I turned a computer PSU into a bench power supply a while back, after reading a few instructables from people who had done the same. Some PSUs have a built-in load on the 5V rail so you don't need to add your own. Just measure resistance between GND and +5V to check this, and if you get a reading try firing up the PSU unloaded and see if it will stay running. If you do add a load resistor, not that the 10W 10ohm resistor will get quite hot. Mine measured over 50°C after a few minutes. I hacked up an old northbridge heatsink and stuck it on three sides of the resistor using thermal tape, which made a huge difference. It's also taped to the inside of the metal case and in the direct airflow from the fan and barely gets warrm to the touch now. Though having read this guide, I should try hooking the internal 120mm fan up to the 5V rail instead. Damn thing makes too much noise on 12V anyway, and it would free up the resistor for something else.

    1 reply

    I've gone a little higher on the load resistor value, with mine.. A 300W supply I converted, had a 33-Ohm, 5W carbon film (yes, film. I would've expected it to burn out faster.) resistor across the +5V, in the stock supply.. Another 160W Dell supply (No -5V, (white wire was labeled PS-Fan-Out, so I'm guessing tachometer for the supply fan.) , BIG fan on bottom of case (which is now facing up, along with the power posts.), I put a 33-Ohm, 5W sandbox resister on a spared +5V & GND wire).. runs without problem, and the resistor stays pretty cool, even with no other load on the supply. I've found a few other supplies, which have thermal control of the cooling fan, which can make them a lot quieter. (the fan runs at a lower voltage, unless the main heatsink inside gets warmer.) That should be a relatively easy circuit to whip-up. would require a thermistor, and a simple darlington-transistor circuit to increase voltage from the +12V to the fan as the thermistor got warmer.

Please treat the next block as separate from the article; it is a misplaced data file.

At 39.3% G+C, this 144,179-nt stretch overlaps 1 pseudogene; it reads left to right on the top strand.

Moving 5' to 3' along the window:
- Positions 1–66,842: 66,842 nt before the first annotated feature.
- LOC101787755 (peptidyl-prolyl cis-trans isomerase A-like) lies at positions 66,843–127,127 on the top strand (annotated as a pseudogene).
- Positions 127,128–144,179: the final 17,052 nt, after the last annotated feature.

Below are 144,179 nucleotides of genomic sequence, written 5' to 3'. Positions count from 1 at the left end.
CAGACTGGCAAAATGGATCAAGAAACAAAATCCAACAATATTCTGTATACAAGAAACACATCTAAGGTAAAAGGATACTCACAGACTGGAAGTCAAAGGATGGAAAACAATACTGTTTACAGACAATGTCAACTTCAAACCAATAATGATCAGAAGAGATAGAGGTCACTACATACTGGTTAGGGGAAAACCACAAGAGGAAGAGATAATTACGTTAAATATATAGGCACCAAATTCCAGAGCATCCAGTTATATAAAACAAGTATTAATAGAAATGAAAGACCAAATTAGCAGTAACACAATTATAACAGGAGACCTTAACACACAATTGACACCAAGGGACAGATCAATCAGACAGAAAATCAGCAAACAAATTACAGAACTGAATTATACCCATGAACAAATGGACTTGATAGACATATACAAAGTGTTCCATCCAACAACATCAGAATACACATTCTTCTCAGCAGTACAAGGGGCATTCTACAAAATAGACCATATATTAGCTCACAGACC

Could you use this to power the LED lights in a dollshouse?

    1 reply

    Sure can, I'm guessing your LED's run at 5V's, which on most ATX PSU's is the most stable voltage with the most current. I believe mine is 30amps for the 5V output, it's a 300W PSU